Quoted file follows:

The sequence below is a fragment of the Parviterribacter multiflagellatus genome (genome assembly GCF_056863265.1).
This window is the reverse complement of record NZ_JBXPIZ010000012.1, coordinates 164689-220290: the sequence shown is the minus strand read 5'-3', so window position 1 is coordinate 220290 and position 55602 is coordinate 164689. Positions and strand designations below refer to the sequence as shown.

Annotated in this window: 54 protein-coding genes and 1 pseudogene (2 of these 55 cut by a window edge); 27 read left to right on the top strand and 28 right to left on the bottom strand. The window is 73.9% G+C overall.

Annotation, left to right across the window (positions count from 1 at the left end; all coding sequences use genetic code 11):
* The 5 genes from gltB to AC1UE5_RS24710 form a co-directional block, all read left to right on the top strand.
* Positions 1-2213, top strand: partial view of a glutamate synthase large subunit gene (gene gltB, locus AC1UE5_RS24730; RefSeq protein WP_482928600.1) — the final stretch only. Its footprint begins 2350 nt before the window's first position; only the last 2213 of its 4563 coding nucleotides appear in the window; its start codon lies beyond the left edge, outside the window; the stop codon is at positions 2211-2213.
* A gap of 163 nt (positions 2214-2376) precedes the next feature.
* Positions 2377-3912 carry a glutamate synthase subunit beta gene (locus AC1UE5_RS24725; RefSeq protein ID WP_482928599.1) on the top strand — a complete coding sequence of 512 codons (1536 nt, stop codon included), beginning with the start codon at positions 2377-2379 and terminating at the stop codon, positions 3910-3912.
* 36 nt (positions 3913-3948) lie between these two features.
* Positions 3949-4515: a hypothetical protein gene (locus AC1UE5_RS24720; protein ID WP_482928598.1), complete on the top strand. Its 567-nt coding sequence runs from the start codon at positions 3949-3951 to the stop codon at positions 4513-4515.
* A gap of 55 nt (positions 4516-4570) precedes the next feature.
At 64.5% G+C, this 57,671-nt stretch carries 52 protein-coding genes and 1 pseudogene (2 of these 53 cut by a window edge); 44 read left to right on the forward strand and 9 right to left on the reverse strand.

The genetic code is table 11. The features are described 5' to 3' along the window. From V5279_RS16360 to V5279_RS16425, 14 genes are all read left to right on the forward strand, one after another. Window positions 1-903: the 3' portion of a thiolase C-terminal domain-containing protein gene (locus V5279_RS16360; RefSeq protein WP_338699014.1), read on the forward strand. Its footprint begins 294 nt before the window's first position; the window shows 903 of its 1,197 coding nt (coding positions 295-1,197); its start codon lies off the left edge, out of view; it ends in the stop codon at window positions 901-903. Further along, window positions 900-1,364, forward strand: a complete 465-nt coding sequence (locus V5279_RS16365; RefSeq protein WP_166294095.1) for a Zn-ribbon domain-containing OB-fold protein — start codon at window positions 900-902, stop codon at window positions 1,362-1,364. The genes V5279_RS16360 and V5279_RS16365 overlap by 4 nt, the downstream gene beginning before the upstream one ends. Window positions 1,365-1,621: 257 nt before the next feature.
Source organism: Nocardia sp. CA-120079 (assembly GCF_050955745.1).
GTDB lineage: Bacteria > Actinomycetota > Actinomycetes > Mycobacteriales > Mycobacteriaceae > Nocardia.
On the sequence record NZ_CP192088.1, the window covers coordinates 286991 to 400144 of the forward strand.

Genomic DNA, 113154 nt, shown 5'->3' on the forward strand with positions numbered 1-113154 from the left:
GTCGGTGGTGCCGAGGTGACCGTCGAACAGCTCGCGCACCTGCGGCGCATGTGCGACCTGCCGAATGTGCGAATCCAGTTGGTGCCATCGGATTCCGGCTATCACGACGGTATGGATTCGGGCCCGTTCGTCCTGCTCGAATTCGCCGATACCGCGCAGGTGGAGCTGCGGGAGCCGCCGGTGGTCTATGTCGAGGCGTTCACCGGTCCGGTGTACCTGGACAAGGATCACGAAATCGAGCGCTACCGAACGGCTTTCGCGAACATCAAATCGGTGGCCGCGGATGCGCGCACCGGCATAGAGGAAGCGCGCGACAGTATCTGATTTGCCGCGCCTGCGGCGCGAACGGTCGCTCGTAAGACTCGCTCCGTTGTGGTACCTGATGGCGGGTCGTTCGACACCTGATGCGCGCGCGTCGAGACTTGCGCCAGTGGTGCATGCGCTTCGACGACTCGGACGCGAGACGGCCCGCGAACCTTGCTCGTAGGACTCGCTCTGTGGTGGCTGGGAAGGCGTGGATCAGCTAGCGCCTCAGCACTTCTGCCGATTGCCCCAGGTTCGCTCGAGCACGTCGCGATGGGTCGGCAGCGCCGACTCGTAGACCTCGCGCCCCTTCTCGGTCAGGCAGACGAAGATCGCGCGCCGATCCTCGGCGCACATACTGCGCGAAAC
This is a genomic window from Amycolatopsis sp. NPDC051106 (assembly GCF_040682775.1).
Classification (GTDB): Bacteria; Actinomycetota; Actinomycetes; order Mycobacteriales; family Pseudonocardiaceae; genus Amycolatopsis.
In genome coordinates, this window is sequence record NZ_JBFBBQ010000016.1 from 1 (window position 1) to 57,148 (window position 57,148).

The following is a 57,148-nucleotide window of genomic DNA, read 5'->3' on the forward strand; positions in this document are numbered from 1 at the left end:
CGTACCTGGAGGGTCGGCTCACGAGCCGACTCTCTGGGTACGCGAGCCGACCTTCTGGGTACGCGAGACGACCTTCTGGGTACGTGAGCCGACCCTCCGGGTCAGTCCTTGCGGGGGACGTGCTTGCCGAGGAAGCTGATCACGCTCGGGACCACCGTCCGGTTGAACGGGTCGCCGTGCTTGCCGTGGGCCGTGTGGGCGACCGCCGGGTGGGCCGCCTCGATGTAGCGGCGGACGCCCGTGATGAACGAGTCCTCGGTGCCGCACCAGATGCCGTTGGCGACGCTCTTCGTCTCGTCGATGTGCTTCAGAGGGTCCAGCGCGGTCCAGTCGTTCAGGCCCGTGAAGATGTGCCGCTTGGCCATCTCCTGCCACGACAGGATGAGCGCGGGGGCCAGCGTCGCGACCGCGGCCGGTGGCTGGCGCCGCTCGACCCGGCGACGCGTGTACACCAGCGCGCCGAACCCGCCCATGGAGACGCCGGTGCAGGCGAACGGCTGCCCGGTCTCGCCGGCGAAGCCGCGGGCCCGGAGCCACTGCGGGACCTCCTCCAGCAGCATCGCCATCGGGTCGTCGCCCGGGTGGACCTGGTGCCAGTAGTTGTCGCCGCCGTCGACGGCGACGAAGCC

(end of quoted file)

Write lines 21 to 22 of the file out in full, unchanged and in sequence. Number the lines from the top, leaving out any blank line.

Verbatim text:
In genome coordinates, this window is sequence record NZ_JBFBBQ010000016.1 from 1 (window position 1) to 57,148 (window position 57,148).

The following is a 57,148-nucleotide window of genomic DNA, read 5'->3' on the forward strand; positions in this document are numbered from 1 at the left end: